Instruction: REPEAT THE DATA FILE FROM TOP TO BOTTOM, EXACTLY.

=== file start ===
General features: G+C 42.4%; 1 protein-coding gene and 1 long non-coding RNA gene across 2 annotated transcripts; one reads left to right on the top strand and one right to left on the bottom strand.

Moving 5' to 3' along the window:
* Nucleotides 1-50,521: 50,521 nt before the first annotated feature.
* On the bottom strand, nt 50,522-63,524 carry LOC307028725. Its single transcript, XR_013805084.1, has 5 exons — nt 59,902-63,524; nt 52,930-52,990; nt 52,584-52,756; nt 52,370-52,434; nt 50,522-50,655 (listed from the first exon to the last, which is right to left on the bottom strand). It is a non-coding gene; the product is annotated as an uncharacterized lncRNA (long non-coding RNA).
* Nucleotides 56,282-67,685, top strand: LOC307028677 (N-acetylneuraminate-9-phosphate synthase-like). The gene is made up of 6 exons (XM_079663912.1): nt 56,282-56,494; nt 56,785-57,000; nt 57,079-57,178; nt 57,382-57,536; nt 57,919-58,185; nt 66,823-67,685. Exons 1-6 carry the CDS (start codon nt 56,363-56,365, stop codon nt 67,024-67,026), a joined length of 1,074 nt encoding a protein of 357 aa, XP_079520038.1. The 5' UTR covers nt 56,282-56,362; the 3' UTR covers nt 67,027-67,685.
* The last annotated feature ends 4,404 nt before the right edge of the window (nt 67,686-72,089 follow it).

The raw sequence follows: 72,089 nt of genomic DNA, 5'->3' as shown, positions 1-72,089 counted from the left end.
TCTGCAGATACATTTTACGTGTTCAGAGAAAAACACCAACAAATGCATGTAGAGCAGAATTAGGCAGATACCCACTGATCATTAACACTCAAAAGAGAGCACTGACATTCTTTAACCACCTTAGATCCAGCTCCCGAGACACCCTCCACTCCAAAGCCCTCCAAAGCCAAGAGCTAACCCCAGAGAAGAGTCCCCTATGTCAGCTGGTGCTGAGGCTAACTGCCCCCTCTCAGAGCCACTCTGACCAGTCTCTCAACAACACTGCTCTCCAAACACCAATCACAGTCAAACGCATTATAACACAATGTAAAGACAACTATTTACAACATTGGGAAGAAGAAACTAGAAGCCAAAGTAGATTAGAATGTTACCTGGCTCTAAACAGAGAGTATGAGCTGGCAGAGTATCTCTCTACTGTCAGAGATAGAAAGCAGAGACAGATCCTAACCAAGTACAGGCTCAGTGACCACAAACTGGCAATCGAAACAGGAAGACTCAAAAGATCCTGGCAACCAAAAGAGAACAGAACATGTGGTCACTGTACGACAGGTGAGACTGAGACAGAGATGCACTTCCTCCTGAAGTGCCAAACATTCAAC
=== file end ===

General features: G+C 42.4%; 1 protein-coding gene and 1 long non-coding RNA gene across 2 annotated transcripts; one reads left to right on the top strand and one right to left on the bottom strand.

Moving 5' to 3' along the window:
* Nucleotides 1-50,521: 50,521 nt before the first annotated feature.
* On the bottom strand, nt 50,522-63,524 carry LOC307028725. Its single transcript, XR_013805084.1, has 5 exons — nt 59,902-63,524; nt 52,930-52,990; nt 52,584-52,756; nt 52,370-52,434; nt 50,522-50,655 (listed from the first exon to the last, which is right to left on the bottom strand). It is a non-coding gene; the product is annotated as an uncharacterized lncRNA (long non-coding RNA).
* Nucleotides 56,282-67,685, top strand: LOC307028677 (N-acetylneuraminate-9-phosphate synthase-like). The gene is made up of 6 exons (XM_079663912.1): nt 56,282-56,494; nt 56,785-57,000; nt 57,079-57,178; nt 57,382-57,536; nt 57,919-58,185; nt 66,823-67,685. Exons 1-6 carry the CDS (start codon nt 56,363-56,365, stop codon nt 67,024-67,026), a joined length of 1,074 nt encoding a protein of 357 aa, XP_079520038.1. The 5' UTR covers nt 56,282-56,362; the 3' UTR covers nt 67,027-67,685.
* The last annotated feature ends 4,404 nt before the right edge of the window (nt 67,686-72,089 follow it).

The raw sequence follows: 72,089 nt of genomic DNA, 5'->3' as shown, positions 1-72,089 counted from the left end.
TCTGCAGATACATTTTACGTGTTCAGAGAAAAACACCAACAAATGCATGTAGAGCAGAATTAGGCAGATACCCACTGATCATTAACACTCAAAAGAGAGCACTGACATTCTTTAACCACCTTAGATCCAGCTCCCGAGACACCCTCCACTCCAAAGCCCTCCAAAGCCAAGAGCTAACCCCAGAGAAGAGTCCCCTATGTCAGCTGGTGCTGAGGCTAACTGCCCCCTCTCAGAGCCACTCTGACCAGTCTCTCAACAACACTGCTCTCCAAACACCAATCACAGTCAAACGCATTATAACACAATGTAAAGACAACTATTTACAACATTGGGAAGAAGAAACTAGAAGCCAAAGTAGATTAGAATGTTACCTGGCTCTAAACAGAGAGTATGAGCTGGCAGAGTATCTCTCTACTGTCAGAGATAGAAAGCAGAGACAGATCCTAACCAAGTACAGGCTCAGTGACCACAAACTGGCAATCGAAACAGGAAGACTCAAAAGATCCTGGCAACCAAAAGAGAACAGAACATGTGGTCACTGTACGACAGGTGAGACTGAGACAGAGATGCACTTCCTCCTGAAGTGCCAAACATTCAAC